Moving chronologically, Chaudhuri traces the evolution of Renaissance art-pastoral and allusive pastoral by identifying corresponding medieval strains of the mode that display competing definitions of rural life, or what A.O. Lovejoy and George Boas refer to as ‘soft’ and ‘hard’ primitivism. These categories illustrate the tension between the aesthetic and moral idealism inherent in rustic life and the reality of its hardships, often engendered by an unjust political system.[8] This contrast is due in part to divergent literary progenitors. The former, ‘soft’ primitivism, is the purview of art-pastoral, in which otium is the governing principle in a recreative world of lusus pastoralis which foregrounds the flexibility of genre and renders a mythic ‘pastoral religion’ with its own pagan gods and goddesses. Its lyric progenitors are folk and popular poetry, quasi-pastoral forms like spring songs (the reverdie), love songs, dance songs, carols, the virelai or ballata, the pastourelle, indigenous country songs such as the frottola and the madrigal, which lend a brevity and distinctive simplicity to later Elizabethan pastoral. This stands in marked contrast to allusive pastoral, which follows the vein of William Langland’s Piers Plowman (ca.1370) in its concern with the moral condemnation of courtly corruption, and the injustice of social and economic disparity. These models are revealed in Chaudhuri’s choices in the anthology, which in turn illustrate the reception, revision, and relationship between these two pastoral strains.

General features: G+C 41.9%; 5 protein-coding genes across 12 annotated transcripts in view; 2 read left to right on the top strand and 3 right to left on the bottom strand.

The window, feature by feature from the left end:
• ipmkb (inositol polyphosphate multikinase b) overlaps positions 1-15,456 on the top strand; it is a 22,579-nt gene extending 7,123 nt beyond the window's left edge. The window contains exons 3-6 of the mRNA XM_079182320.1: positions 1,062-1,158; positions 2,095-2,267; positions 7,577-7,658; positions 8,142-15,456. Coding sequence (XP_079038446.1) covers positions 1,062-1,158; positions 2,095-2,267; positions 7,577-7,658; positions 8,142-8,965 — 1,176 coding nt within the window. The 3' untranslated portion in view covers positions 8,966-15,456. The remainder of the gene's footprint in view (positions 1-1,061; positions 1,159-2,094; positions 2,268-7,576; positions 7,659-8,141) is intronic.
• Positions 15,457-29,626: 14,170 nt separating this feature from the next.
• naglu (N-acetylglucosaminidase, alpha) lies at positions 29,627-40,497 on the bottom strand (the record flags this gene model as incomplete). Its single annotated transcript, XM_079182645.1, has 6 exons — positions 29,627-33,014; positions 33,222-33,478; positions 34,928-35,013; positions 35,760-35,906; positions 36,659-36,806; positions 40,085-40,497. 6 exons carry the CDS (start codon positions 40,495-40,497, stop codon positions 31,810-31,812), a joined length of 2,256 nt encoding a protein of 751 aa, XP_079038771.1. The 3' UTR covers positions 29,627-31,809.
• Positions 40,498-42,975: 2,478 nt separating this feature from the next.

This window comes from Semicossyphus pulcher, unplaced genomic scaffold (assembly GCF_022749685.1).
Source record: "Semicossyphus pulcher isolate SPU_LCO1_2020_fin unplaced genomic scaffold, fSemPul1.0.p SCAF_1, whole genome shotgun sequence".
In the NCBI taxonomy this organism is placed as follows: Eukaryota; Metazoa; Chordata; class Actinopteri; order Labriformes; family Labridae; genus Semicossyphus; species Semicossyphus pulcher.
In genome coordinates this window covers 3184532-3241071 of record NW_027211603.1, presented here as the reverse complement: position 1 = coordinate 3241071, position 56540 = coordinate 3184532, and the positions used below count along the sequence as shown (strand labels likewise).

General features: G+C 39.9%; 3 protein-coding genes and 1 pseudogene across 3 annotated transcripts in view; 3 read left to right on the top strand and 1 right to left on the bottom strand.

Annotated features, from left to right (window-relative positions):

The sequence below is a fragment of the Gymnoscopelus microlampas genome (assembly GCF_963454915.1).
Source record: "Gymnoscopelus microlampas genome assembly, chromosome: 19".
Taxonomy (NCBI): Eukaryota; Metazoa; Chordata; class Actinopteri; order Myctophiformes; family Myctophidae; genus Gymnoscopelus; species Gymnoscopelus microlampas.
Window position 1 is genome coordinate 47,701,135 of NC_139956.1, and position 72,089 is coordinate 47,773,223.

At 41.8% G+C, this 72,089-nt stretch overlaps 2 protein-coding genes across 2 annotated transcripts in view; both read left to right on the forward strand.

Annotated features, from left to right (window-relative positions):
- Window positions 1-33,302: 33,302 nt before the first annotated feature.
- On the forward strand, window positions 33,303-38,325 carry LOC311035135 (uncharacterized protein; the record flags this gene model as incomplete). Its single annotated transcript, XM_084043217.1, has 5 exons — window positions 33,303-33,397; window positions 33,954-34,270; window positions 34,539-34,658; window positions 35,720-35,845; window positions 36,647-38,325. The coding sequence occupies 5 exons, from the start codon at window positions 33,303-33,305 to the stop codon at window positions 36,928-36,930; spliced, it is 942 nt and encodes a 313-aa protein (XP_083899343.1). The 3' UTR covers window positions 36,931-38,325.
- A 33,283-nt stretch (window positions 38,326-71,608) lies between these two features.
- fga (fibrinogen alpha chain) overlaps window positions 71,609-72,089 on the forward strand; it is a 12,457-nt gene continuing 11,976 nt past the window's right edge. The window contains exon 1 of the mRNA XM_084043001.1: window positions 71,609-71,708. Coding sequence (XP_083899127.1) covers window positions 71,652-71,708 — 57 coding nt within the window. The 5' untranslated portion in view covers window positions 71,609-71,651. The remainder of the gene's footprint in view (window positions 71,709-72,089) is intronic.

The interplay of art-pastoral and allusive pastoral is key to Chaudhuri’s reading of The Shepheardes Calender (1579). In his initial consideration of the poem’s allusive nature, he notes that Spenser aligns ecclesiastical allusion (in ‘Maye’, ‘Julye’ and ‘September’) with historical allusion, using references to the poet’s own life and times by means of the persona of Colin Clout. While these allusions are also didactic, as even the eclogues featuring personal / historical allusion (‘November’, ‘Aprill’, ‘Februarye’ and ‘Maye’) offer moralising tales, themes and elements (such as the moral fables of ‘Februarye’ and ‘Maye’), art-pastoral dominates as Spenser’s historical allusions are dismantled by the Calender’s elaborate thematic and structural fiction. E.K. plays a significant role in establishing the poem’s fictionality as he projects an imaginative lens onto the Calender’s allusions via an inventive critical apparatus. Spenser’s pastoral intertext, alongside the intertextuality of the poem’s metrical and stanzaic innovations –his use of forms that reference earlier forms and their corresponding source-texts – further deconstructs the poem’s historical allusions by means of an aesthetic infrastructure. Likewise, the complex web of relationships spun by the Calender’s intertextuality, its layering of personae and the characters which come to life in the quasi-georgic cast of its woodcuts, collaborate to impose a societal structure on Spenser’s fiction, forming an intertextual, transnational and transhistorical community of poets. This, Chaudhuri contends, is Spenser’s gift to the subsequent body of English Renaissance pastoral, written by poets who, through their references to Colin Clout, are citizens of the pastoral community Spenser has created.